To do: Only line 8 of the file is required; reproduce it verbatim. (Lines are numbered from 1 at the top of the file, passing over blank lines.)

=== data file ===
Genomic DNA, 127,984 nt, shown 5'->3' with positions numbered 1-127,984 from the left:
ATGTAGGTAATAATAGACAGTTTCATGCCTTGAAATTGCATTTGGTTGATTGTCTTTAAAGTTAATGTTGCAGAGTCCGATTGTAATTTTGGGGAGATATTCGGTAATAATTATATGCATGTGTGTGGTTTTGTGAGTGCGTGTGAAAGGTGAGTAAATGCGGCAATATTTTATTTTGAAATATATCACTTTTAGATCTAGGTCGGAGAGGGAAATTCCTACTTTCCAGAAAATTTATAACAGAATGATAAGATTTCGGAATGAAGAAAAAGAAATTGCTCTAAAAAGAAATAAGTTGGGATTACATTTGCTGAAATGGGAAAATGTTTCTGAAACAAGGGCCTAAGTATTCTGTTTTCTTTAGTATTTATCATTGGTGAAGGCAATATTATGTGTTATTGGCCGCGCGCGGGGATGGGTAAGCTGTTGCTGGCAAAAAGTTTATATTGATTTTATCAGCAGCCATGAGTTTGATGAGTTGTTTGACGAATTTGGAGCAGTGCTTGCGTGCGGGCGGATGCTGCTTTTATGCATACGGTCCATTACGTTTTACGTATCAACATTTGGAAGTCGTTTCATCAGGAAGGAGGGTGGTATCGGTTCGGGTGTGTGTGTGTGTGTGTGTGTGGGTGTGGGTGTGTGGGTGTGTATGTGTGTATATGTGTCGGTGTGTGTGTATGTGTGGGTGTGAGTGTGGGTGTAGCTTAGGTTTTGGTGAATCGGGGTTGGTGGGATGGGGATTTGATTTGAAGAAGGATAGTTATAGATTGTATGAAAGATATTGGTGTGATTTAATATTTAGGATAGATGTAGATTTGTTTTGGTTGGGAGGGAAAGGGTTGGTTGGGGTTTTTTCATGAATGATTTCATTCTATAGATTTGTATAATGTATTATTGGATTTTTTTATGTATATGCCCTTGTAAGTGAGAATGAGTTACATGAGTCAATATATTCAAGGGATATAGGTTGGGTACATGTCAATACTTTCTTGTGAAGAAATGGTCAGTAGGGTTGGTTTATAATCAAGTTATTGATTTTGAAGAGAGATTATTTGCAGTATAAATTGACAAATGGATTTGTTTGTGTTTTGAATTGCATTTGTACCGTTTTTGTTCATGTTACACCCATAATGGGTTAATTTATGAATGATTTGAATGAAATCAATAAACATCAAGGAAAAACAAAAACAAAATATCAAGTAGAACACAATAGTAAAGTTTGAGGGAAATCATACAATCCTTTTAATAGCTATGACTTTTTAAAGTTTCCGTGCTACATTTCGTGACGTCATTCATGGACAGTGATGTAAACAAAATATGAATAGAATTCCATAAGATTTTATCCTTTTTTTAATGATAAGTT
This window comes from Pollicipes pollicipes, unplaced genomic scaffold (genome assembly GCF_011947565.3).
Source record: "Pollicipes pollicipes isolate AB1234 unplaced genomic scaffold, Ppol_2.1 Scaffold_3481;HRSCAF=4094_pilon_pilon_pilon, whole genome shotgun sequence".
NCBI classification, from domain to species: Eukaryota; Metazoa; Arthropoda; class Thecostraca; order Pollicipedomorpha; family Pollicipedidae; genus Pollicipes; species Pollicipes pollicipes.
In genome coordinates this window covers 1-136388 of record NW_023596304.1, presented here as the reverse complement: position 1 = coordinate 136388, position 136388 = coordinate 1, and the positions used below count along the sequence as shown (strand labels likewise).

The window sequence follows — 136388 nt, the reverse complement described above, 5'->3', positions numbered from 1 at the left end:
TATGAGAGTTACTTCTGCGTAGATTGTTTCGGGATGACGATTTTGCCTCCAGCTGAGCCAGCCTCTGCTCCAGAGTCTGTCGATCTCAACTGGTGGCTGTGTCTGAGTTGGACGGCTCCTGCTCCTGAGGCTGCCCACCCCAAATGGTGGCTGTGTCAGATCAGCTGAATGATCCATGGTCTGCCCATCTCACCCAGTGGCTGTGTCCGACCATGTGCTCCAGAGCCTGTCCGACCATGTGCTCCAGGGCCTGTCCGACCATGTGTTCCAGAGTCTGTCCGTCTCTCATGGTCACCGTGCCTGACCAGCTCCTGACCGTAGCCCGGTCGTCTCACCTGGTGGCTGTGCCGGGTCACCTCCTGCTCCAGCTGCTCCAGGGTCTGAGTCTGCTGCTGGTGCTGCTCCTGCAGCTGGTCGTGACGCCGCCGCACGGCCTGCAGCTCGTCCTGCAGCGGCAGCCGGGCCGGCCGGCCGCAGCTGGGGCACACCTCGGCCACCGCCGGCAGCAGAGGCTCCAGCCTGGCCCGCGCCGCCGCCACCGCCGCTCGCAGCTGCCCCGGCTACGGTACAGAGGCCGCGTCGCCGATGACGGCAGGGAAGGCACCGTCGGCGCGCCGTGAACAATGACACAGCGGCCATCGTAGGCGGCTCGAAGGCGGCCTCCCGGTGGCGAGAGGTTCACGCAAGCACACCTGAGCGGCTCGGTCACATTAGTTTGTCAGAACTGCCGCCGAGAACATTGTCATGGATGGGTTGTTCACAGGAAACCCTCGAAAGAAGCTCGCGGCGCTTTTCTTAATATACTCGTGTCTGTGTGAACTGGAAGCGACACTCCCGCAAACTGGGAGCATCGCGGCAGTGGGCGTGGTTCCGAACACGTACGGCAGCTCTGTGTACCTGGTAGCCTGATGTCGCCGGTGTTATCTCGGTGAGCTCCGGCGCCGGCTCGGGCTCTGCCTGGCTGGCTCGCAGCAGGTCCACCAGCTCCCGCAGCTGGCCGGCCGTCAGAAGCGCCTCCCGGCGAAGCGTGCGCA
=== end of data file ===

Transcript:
TATGAGAGTTACTTCTGCGTAGATTGTTTCGGGATGACGATTTTGCCTCCAGCTGAGCCAGCCTCTGCTCCAGAGTCTGTCGATCTCAACTGGTGGCTGTGTCTGAGTTGGACGGCTCCTGCTCCTGAGGCTGCCCACCCCAAATGGTGGCTGTGTCAGATCAGCTGAATGATCCATGGTCTGCCCATCTCACCCAGTGGCTGTGTCCGACCATGTGCTCCAGAGCCTGTCCGACCATGTGCTCCAGGGCCTGTCCGACCATGTGTTCCAGAGTCTGTCCGTCTCTCATGGTCACCGTGCCTGACCAGCTCCTGACCGTAGCCCGGTCGTCTCACCTGGTGGCTGTGCCGGGTCACCTCCTGCTCCAGCTGCTCCAGGGTCTGAGTCTGCTGCTGGTGCTGCTCCTGCAGCTGGTCGTGACGCCGCCGCACGGCCTGCAGCTCGTCCTGCAGCGGCAGCCGGGCCGGCCGGCCGCAGCTGGGGCACACCTCGGCCACCGCCGGCAGCAGAGGCTCCAGCCTGGCCCGCGCCGCCGCCACCGCCGCTCGCAGCTGCCCCGGCTACGGTACAGAGGCCGCGTCGCCGATGACGGCAGGGAAGGCACCGTCGGCGCGCCGTGAACAATGACACAGCGGCCATCGTAGGCGGCTCGAAGGCGGCCTCCCGGTGGCGAGAGGTTCACGCAAGCACACCTGAGCGGCTCGGTCACATTAGTTTGTCAGAACTGCCGCCGAGAACATTGTCATGGATGGGTTGTTCACAGGAAACCCTCGAAAGAAGCTCGCGGCGCTTTTCTTAATATACTCGTGTCTGTGTGAACTGGAAGCGACACTCCCGCAAACTGGGAGCATCGCGGCAGTGGGCGTGGTTCCGAACACGTACGGCAGCTCTGTGTACCTGGTAGCCTGATGTCGCCGGTGTTATCTCGGTGAGCTCCGGCGCCGGCTCGGGCTCTGCCTGGCTGGCTCGCAGCAGGTCCACCAGCTCCCGCAGCTGGCCGGCCGTCAGAAGCGCCTCCCGGCGAAGCGTGCGCA